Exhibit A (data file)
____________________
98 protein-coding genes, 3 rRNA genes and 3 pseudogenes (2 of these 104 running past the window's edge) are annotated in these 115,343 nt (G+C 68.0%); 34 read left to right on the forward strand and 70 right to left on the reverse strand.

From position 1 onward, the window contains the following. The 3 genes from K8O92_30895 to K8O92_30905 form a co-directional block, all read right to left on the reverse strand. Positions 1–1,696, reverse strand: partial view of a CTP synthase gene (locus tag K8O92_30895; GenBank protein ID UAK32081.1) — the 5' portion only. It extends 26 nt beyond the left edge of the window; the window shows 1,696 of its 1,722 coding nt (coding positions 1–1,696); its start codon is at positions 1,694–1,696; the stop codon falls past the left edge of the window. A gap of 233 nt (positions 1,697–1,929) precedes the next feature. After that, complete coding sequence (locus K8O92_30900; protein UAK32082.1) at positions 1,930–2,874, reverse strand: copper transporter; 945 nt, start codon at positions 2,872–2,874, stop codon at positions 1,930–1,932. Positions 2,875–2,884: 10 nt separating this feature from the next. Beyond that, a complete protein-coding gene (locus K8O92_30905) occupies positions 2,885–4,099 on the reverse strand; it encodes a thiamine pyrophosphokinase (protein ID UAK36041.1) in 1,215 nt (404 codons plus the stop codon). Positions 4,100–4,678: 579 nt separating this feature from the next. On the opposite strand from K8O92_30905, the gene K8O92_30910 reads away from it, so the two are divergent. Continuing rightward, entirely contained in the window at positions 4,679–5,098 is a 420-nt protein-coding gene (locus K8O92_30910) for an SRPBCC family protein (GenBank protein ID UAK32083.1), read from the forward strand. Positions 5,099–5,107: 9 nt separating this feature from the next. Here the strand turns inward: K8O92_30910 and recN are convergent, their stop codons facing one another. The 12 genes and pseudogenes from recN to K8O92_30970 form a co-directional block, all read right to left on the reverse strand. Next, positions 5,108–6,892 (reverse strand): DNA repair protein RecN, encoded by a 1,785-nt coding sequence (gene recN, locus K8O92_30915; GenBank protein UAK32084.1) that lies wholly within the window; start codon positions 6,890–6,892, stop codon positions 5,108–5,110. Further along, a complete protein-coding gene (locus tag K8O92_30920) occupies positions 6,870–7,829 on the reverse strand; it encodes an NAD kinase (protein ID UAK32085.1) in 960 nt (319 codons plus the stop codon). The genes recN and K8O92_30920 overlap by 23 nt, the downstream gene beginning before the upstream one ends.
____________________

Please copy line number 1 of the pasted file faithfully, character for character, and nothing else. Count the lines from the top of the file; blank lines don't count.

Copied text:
98 protein-coding genes, 3 rRNA genes and 3 pseudogenes (2 of these 104 running past the window's edge) are annotated in these 115,343 nt (G+C 68.0%); 34 read left to right on the forward strand and 70 right to left on the reverse strand.